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Cluster Computing

, Volume 22, Supplement 3, pp 6371–6381 | Cite as

Preference-driven yield-and-quality optimization for high-sulfur gas sweetening process by extreme learning machine model

  • Jianfeng Shang
  • Xiaohua GuEmail author
  • Liping Yang
  • Haihong Tang
  • Kun Zhang
  • Zhongli Ji
Article
  • 176 Downloads

Abstract

Yield and quality, as the two most important output variables of high-sulfur gas (HSG) sweetening process, are affected by the operating parameters. The HSG sweetening process involves more than ten operating parameters, so the relationship between the parameters and output variables is complex, non-linear and strong coupling. This paper tries to use data mining methods to explore this relationship and apply it to optimize the yield and quality. First, a ten (inputs)-to-three (outputs) model is established by extreme learning machine (ELM). Then, a preference-driven multi-objective optimization algorithm is used to maximize the yield while ensuring that the concentration of carbon dioxide (CO2) and the concentration of hydrogen sulfide (H2S) in the treated gas are close to but not exceeding 3% and 4 ppm respectively. The proposed method is validated in a HSG purification plant in southwest China. A set of 3044 production data is collected and randomly divided into 80 and 20% for training and testing. The results show that the established ELM model is in good agreement with the actual operation data. The maximum deviation of mean square error (MSE), mean absolute error (MAE) and average absolute deviation percent (AAD %) of the predictions in three scenarios are 0.2047, 0.3177 and 7.91% respectively. Moreover, the optimization based on the obtained ELM model is also validated. In particular, the H2S concentration and CO2 concentration in the treated gas are significantly higher than those before optimization, but have not exceeding the limits. Thus, the consumptions of energy and amine solvents decreased, while the yield increased.

Keywords

Yield-and-quality optimization High-sulfur gas sweetening process Extreme learning machine Preference-driven multi-objective optimization Data mining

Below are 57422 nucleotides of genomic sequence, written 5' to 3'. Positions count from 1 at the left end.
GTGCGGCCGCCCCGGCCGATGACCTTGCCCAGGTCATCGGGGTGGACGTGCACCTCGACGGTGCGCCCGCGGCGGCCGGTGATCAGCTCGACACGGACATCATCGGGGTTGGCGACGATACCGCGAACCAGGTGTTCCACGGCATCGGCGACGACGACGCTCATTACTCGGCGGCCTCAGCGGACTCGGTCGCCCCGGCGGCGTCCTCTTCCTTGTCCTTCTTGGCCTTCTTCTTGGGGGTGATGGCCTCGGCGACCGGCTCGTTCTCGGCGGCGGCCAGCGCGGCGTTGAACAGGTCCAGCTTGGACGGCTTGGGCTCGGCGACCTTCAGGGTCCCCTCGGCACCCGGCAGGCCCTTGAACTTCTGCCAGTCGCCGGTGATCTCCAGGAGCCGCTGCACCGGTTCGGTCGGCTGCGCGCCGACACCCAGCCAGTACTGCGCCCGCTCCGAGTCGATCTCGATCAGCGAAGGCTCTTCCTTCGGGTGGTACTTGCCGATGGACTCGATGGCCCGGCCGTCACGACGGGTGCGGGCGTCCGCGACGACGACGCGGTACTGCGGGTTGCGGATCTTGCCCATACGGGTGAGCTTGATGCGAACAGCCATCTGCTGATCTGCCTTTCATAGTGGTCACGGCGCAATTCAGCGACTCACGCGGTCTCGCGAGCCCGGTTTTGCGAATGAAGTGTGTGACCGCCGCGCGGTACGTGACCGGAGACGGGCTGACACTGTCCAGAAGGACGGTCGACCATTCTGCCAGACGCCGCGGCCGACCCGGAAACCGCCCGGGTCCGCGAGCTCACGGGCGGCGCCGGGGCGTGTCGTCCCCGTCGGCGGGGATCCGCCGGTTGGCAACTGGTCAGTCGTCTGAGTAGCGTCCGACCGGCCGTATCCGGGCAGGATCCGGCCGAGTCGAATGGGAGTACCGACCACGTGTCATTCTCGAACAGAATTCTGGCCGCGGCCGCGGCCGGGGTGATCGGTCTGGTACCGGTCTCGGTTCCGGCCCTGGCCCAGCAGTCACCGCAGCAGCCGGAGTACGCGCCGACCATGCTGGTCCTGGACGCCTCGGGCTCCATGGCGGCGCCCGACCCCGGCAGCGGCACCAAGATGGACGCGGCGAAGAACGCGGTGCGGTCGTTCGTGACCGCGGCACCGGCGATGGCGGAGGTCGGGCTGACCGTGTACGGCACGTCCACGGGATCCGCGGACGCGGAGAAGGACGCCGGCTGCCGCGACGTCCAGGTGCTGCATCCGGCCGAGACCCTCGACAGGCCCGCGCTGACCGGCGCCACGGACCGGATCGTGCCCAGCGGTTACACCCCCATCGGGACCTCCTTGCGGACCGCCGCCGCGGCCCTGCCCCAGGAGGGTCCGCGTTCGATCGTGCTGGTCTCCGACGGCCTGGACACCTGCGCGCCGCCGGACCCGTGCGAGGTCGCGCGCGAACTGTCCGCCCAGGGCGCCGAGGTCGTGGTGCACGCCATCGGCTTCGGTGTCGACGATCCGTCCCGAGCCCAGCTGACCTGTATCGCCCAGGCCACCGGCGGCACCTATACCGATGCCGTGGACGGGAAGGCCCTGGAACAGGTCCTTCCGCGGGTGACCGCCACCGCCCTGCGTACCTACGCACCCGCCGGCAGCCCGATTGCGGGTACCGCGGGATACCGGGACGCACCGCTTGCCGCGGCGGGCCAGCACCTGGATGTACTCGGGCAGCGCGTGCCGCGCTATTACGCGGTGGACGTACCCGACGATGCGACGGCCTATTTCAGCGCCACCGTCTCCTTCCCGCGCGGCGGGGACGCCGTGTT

Abbreviations

HSG

High-sulfur gas

ELM

Extreme learning machine

MSE

Mean square error

MAE

Mean absolute error

AAD%

Average absolute deviation percent

MDEA

N-methyldiethanolamine

AI

Artificial intelligence

NSGA-II

Non-dominated sorting genetic algorithm-II

NNs

Neural networks

SVM

Support vector machine

SLFNs

Single-hidden layer feedforward neural networks

PSO

Particle swarm optimization

PP

Physical programming

HD

Highly desirable

D

Desirable

T

Tolerable

U

Undesirable

HU

Highly undesirable

List of symbols

\(x_{i} ,t_{i}\)

Arbitrary distinct samples

\(\beta_{i}\)

Output weight of the ith hidden layer node connected with the output neuron

\(\omega_{i}\)

Output weight of the input neuron connected with the ith hidden layer node

\(b_{i}\)

Bias of the ith hidden layer node

\(o_{j}\)

Output value corresponding to the jth input sample

\(H^{\dag }\)

Moore–Penrose generalized inverse of matrix H

\(\hat{y}_{i}\)

Model predictions

\(y_{i}\)

Real production data

\(n\)

Number of production data

\(R_{{{\text{lean}} . {\text{tail}}}}\)

Lean amine flowrate to tail gas absorber (t/h)

\(R_{{{\text{lean}} . 2 {\text{nd}}}}\)

Inlet lean amine flowrate of 2nd absorber (t/h)

\(F_{\text{feedgas}}\)

Feed gas flowrate (kNm3/h)

\(R_{\text{semirich}}\)

Semi-rich amine flowrate (t/h)

\(T_{{{\text{lean}} . {\text{tail}}}}\)

Inlet lean amine temperature of 1st absorber(oC)

\(T_{{{\text{lean}} . 2 {\text{nd}}}}\)

Inlet lean amine temperature of 2nd absorber(oC)

\(P_{\text{flash}}\)

Amine flash drum pressure (MPa)

\(Q_{\text{reboilerA}}\)

Steam flowrate of reboiler A (t/h)

\(Q_{\text{reboilerB}}\)

Steam flowrate of reboiler B (t/h)

\(Q_{\text{preheater}}\)

Steam flowrate of preheater (t/h)

\(C_{H2S}\)

H2S concentration in the treated gas (ppm)

\(C_{CO 2}\)

CO2 concentration in the treated gas (mol%)

\(F_{\text{treatedgas}}\)

Treated gas flowrate (kNm3/h)

Notes

Acknowledgements

This work was supported by the National Science and Technology Major Project of the Ministry of Science and Technology of China [Grant Number 2016ZX05017004]; the Chongqing National Science Foundation [Grant Number cstc2015jcyjBX0089]; the National Natural Science Foundation of China [Grant Number 51404051] and the Research Foundation of Chongqing University of Science and Technology [Grant Number CK2016Z16].

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Copyright information

© Springer Science+Business Media, LLC, part of Springer Nature 2018

Authors and Affiliations

  • Jianfeng Shang
    • 1
    • 2
  • Xiaohua Gu
    • 3
    • 4
    Email author
  • Liping Yang
    • 5
  • Haihong Tang
    • 4
  • Kun Zhang
    • 4
  • Zhongli Ji
    • 1
  1. 1.College of Mechanical and Transportation EngineeringChina University of PetroleumBeijingPeople’s Republic of China
  2. 2.Sinopec Zhongyuan Oilfield Puguang BranchSichuanPeople’s Republic of China
  3. 3.Artificial Intelligence Key Laboratory of Sichuan ProvinceSichuan University of Science and EngineeringZigongPeople’s Republic of China
  4. 4.School of Electrical and Information EngineeringChongqing University of Science and TechnologyChongqingPeople’s Republic of China
  5. 5.Laboratory of Optoelectronic Technology and Systems of the Education Ministry of ChinaChongqing UniversityChongqingPeople’s Republic of China

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